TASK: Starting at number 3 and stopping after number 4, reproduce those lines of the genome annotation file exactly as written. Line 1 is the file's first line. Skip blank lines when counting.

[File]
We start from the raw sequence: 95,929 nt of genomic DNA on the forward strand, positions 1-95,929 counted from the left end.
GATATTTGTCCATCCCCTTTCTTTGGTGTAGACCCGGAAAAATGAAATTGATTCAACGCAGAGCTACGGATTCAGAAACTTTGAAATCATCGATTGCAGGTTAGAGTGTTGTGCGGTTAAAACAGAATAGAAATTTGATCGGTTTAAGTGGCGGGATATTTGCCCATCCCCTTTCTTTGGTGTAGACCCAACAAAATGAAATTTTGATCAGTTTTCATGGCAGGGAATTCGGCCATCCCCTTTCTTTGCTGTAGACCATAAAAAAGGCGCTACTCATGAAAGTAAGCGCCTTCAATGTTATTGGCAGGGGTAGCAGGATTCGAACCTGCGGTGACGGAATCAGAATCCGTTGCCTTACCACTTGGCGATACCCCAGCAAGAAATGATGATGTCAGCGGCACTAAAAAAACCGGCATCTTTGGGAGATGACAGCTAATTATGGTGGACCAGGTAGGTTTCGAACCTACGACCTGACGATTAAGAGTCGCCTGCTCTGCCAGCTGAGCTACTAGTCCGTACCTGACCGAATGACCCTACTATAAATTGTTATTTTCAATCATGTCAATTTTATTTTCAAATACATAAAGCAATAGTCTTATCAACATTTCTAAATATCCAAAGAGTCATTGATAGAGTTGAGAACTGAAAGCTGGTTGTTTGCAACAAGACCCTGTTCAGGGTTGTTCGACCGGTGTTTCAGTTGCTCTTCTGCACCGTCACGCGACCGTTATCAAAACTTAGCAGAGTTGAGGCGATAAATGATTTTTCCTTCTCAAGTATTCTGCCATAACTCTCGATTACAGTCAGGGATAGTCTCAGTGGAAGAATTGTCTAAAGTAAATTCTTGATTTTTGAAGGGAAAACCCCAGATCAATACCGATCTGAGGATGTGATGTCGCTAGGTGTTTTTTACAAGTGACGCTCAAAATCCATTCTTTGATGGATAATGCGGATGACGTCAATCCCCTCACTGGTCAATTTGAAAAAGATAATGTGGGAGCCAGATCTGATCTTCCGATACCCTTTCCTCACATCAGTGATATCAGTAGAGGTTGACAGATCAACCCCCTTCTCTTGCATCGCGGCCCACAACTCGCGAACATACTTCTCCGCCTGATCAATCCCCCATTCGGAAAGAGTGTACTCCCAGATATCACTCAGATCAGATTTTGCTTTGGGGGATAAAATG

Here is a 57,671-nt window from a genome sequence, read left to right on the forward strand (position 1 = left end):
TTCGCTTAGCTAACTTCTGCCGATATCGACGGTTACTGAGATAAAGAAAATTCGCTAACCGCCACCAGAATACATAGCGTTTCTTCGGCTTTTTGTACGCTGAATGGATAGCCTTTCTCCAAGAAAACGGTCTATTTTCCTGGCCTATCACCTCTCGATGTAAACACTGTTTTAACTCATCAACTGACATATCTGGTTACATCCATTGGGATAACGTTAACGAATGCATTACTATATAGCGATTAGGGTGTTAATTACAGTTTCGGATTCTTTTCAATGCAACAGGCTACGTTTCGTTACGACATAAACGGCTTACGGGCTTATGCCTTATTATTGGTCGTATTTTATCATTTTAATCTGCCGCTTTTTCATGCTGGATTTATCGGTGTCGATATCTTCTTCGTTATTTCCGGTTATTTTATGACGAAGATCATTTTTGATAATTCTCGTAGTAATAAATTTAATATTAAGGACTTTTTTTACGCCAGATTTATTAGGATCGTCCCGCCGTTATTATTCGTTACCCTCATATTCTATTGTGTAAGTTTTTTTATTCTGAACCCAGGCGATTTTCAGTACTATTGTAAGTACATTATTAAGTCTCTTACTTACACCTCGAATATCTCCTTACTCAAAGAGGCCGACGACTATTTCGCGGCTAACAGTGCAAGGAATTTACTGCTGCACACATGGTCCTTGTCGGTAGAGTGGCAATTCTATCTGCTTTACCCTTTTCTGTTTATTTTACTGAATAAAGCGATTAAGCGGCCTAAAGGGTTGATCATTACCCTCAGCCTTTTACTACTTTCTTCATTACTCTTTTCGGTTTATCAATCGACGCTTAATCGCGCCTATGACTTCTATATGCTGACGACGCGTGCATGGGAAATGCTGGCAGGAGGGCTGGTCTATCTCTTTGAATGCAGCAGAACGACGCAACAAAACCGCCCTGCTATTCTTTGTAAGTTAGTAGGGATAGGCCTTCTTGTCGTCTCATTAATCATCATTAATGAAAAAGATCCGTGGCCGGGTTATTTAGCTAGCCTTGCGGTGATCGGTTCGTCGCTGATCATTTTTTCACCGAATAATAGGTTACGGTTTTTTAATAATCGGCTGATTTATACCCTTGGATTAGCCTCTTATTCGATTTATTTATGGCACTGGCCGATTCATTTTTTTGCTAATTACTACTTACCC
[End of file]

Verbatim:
Here is a 57,671-nt window from a genome sequence, read left to right on the forward strand (position 1 = left end):
TTCGCTTAGCTAACTTCTGCCGATATCGACGGTTACTGAGATAAAGAAAATTCGCTAACCGCCACCAGAATACATAGCGTTTCTTCGGCTTTTTGTACGCTGAATGGATAGCCTTTCTCCAAGAAAACGGTCTATTTTCCTGGCCTATCACCTCTCGATGTAAACACTGTTTTAACTCATCAACTGACATATCTGGTTACATCCATTGGGATAACGTTAACGAATGCATTACTATATAGCGATTAGGGTGTTAATTACAGTTTCGGATTCTTTTCAATGCAACAGGCTACGTTTCGTTACGACATAAACGGCTTACGGGCTTATGCCTTATTATTGGTCGTATTTTATCATTTTAATCTGCCGCTTTTTCATGCTGGATTTATCGGTGTCGATATCTTCTTCGTTATTTCCGGTTATTTTATGACGAAGATCATTTTTGATAATTCTCGTAGTAATAAATTTAATATTAAGGACTTTTTTTACGCCAGATTTATTAGGATCGTCCCGCCGTTATTATTCGTTACCCTCATATTCTATTGTGTAAGTTTTTTTATTCTGAACCCAGGCGATTTTCAGTACTATTGTAAGTACATTATTAAGTCTCTTACTTACACCTCGAATATCTCCTTACTCAAAGAGGCCGACGACTATTTCGCGGCTAACAGTGCAAGGAATTTACTGCTGCACACATGGTCCTTGTCGGTAGAGTGGCAATTCTATCTGCTTTACCCTTTTCTGTTTATTTTACTGAATAAAGCGATTAAGCGGCCTAAAGGGTTGATCATTACCCTCAGCCTTTTACTACTTTCTTCATTACTCTTTTCGGTTTATCAATCGACGCTTAATCGCGCCTATGACTTCTATATGCTGACGACGCGTGCATGGGAAATGCTGGCAGGAGGGCTGGTCTATCTCTTTGAATGCAGCAGAACGACGCAACAAAACCGCCCTGCTATTCTTTGTAAGTTAGTAGGGATAGGCCTTCTTGTCGTCTCATTAATCATCATTAATGAAAAAGATCCGTGGCCGGGTTATTTAGCTAGCCTTGCGGTGATCGGTTCGTCGCTGATCATTTTTTCACCGAATAATAGGTTACGGTTTTTTAATAATCGGCTGATTTATACCCTTGGATTAGCCTCTTATTCGATTTATTTATGGCACTGGCCGATTCATTTTTTTGCTAATTACTACTTACCC